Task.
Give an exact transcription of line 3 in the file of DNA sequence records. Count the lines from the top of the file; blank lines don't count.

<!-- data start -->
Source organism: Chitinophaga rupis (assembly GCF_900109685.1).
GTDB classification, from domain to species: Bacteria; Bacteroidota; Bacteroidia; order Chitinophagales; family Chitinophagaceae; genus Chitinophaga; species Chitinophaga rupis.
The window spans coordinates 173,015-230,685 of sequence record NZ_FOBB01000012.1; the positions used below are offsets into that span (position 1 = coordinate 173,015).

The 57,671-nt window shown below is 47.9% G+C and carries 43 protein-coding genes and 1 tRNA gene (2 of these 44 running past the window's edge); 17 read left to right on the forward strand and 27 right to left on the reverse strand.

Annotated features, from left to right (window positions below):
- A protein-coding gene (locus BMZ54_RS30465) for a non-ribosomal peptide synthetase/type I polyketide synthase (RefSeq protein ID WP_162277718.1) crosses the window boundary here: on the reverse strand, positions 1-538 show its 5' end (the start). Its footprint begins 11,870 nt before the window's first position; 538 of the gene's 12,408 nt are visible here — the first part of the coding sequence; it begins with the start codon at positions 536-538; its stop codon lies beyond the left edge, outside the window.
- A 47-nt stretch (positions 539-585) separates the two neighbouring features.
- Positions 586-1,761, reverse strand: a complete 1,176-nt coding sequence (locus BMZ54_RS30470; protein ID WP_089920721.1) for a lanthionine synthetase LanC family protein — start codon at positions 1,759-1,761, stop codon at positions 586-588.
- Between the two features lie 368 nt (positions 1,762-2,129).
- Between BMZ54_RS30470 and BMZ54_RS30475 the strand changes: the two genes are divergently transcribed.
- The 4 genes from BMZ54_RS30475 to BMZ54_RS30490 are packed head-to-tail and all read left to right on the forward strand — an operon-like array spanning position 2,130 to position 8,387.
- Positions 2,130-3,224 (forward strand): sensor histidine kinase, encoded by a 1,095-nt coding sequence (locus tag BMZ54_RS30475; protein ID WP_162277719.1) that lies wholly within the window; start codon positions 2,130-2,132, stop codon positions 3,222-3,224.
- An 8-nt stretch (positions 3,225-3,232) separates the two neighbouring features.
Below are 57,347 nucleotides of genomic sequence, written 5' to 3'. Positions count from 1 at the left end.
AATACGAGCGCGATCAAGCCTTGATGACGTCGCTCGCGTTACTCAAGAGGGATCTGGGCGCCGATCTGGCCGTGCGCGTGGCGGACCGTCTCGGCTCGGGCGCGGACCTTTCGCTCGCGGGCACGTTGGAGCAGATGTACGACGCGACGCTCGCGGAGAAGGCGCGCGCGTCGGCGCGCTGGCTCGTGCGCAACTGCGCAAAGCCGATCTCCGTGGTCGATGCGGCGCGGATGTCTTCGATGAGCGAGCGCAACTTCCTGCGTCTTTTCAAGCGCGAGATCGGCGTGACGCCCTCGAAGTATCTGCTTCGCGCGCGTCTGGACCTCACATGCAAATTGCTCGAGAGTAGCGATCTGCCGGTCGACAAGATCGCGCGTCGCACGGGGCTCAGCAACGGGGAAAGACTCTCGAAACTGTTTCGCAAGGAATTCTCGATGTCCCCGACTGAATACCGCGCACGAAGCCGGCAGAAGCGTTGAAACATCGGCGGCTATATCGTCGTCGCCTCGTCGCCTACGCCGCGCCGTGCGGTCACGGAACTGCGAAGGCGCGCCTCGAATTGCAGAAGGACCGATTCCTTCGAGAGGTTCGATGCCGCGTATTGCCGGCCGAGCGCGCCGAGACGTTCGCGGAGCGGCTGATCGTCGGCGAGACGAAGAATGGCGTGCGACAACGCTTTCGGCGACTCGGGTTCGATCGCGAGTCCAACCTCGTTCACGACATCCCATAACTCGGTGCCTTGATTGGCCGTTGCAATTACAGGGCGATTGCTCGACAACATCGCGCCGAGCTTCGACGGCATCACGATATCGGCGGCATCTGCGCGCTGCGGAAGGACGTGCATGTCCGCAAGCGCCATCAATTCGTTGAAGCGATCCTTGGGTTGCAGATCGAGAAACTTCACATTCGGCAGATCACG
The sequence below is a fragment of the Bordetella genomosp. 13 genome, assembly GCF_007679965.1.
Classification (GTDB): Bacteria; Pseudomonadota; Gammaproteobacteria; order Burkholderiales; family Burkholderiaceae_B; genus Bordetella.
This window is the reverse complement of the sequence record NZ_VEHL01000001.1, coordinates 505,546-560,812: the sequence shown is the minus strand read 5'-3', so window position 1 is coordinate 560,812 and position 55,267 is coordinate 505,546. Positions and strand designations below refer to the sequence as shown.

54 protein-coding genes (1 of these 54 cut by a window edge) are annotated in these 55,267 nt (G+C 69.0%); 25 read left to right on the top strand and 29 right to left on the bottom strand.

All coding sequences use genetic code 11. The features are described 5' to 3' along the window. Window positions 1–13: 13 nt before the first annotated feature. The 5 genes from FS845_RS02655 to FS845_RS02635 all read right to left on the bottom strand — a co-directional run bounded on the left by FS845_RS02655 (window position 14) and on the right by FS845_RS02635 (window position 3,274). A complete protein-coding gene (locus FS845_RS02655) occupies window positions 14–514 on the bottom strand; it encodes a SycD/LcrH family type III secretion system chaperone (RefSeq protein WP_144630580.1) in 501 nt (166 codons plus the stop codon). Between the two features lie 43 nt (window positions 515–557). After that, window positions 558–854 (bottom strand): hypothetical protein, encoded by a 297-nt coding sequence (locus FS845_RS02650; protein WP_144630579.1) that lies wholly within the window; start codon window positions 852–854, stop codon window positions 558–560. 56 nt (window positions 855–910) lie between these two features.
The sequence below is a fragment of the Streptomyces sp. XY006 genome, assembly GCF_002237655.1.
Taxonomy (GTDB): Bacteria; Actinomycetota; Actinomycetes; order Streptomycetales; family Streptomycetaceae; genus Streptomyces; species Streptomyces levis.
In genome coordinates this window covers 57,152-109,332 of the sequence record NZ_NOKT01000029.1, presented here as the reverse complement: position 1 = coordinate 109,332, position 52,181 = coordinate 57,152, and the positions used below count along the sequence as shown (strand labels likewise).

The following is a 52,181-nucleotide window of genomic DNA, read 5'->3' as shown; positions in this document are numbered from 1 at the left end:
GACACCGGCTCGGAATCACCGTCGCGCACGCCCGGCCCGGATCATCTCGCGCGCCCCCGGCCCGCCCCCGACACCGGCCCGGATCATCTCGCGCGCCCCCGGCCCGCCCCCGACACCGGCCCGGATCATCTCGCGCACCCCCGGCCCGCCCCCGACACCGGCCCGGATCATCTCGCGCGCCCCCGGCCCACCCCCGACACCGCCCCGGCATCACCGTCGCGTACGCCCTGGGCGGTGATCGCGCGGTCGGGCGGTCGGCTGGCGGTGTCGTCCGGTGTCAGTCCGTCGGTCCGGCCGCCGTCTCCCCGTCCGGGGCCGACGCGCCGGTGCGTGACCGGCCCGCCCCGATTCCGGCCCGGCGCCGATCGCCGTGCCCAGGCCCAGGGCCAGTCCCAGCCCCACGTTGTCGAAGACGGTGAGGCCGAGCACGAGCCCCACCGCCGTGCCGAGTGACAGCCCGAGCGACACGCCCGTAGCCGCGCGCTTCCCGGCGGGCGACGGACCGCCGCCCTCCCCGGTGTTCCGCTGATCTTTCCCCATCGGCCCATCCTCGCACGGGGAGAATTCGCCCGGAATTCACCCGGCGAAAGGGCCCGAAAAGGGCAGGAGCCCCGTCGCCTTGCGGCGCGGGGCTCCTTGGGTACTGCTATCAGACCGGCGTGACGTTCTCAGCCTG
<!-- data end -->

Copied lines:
The window spans coordinates 173,015-230,685 of sequence record NZ_FOBB01000012.1; the positions used below are offsets into that span (position 1 = coordinate 173,015).